In 2009-10, the department established a new section - Computational Biomedicine. This new section serves as an important home for research and training of genomic and computational approaches to disease pathogenesis, diagnosis, and treatment. The section’s faculty and trainees use high-throughput technologies (i.e., microarrays and next generation sequencing) to generate genome-wide data sets that are then analyzed with state of the art computational tools. Seven new faculty have been successfully recruited to Computational Biomedicine since its inception in 2009-10.

Educational Programs: The department’s educational programs have a long-standing tradition of training national leaders in discovery, clinical care, and medical education. The present faculty enthusiastically embrace this tradition and are eager to promote the development of the next generation of leaders in medicine. The current educational programs include a medical residency program totaling 151 resident, 24% of whom have an advanced graduate degree. The residency program also includes a primary care training program. In addition to our residency training program, the Department’s education programs include a Ph.D. Program in Molecular Medicine and a long-standing successful program in Continuing Medical Education. The goals of the Department’s educational programs are to attract the most outstanding trainees, enforce rigorous standards of achievement, develop a learning environment and individualized programs of study that help trainees reach their full potential, and to create an exemplary mixture of professionalism, service, and integrity.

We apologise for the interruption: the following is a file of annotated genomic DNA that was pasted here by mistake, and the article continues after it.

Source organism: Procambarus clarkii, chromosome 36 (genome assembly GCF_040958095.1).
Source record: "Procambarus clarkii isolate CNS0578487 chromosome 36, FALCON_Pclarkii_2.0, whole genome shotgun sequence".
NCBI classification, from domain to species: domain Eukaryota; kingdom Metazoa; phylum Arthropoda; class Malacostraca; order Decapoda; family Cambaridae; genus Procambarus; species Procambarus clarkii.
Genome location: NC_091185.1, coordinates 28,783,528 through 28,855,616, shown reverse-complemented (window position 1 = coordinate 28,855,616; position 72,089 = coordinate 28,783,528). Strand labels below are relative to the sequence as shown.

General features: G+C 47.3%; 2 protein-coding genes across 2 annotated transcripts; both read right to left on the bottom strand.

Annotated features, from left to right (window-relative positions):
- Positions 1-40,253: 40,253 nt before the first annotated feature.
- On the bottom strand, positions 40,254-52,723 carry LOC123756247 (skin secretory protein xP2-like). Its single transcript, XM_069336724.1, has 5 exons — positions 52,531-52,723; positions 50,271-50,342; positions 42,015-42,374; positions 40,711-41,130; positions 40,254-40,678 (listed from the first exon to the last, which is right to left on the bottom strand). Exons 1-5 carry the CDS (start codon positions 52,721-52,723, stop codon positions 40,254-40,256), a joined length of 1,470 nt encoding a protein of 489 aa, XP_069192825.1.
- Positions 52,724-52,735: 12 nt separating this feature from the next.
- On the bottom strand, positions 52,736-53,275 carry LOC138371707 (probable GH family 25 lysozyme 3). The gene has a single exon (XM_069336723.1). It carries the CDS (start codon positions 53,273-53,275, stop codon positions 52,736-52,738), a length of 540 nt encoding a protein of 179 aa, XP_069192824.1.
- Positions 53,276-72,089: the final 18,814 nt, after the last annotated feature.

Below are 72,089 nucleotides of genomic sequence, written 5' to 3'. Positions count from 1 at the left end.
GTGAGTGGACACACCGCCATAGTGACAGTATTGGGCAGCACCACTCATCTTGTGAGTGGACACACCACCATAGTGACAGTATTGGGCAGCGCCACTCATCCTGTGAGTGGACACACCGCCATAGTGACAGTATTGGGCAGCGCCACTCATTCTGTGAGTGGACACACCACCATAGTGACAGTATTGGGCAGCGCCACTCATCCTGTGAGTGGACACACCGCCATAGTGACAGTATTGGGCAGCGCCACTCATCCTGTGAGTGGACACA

We appreciate your interest and hope you will contact us if we can provide any additional information about Boston University’s Department of Medicine.

Coleman_David-54-2-5x3-5-crpDavid L Coleman, M.D.
Wade Professor and Chairman, Department of Medicine